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Arterial trauma in the presence of hyperlipidemia produces atheromas. We studied the pathogenesis of clamp injury in dogs with and without hyperlipidemia. Six dogs were operated on prior to induction of hyperlipidemia. Three clamps and loop occlusion were applied to both femoral arteries, both carotids, and the infrarenal abdominal aorta. Clamping was performed on normolipidemic control dog, and dissection without clamping was done on another hyperlipidemic control dog. These animals were put to death after 13 months. To determine the early effects of clamping, two additional normolipidemic controls were studied by perfusion fixation and scanning electron microscopy (SEM) l hour and 10 days respectively, after occlusion. The severity of the lesions in the animals was assessed by gross inspection and by light and scanning electron microscopy. No plaques occurred in the normolipidemic clamped control animals. Gross lesions were present in the femoral arteries of all hyperlipidemic animals at the sites of blade clamp application. No gross lesions were seen at the site of loop snare occlusion. Microscopically, the lesions were fibromuscular proliferative masses with lipid insudation and foam, cells. Early changes consisted of disruption of the internal elastic lamella and medial damage. Endothelial damage was noted on SEM 1 hour after clamping; by 10 days endothelial damage was more severe with adherence of platelets and fibrin. Loop snare occlusion and bulldog clamping produced minimal changes. Endothelial loss persisted after 13 months in clamped areas with scanty regrowth. The femoral arteries proved to be most sensitive to the development of progressive lesions. Trauma-provoked atheromas are caused by endothelial removal and disruption of the internal elastic lamella as well as medial damage. This results in smooth muscle proliferation. Loop snare occlusion produces negligible endothelial damage. Trauma-provoked atheromas can be minimized by measures which reduce arterial damage as well as by avoidance of subsequent hyperlipidemia.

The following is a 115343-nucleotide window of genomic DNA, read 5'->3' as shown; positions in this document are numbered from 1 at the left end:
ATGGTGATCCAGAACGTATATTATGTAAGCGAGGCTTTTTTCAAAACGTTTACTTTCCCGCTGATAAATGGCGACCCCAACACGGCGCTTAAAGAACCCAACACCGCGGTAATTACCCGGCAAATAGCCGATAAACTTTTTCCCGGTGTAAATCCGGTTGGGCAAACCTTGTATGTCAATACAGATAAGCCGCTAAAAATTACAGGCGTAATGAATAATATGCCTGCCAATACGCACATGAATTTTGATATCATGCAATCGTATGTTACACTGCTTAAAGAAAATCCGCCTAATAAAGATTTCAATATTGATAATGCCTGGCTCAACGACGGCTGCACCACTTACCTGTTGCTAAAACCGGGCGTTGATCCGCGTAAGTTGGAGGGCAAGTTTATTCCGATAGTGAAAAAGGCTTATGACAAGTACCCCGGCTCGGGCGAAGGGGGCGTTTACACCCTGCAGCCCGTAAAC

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☆Supported by United States Public Health Service grants HL16206 and GM01588.
☆☆Presented at the Thirty-fourth Annual Meeting of the Central Surgical Association, Buffalo, N. Y., March 3–5, 1977.
© 1977 Published by Elsevier Inc.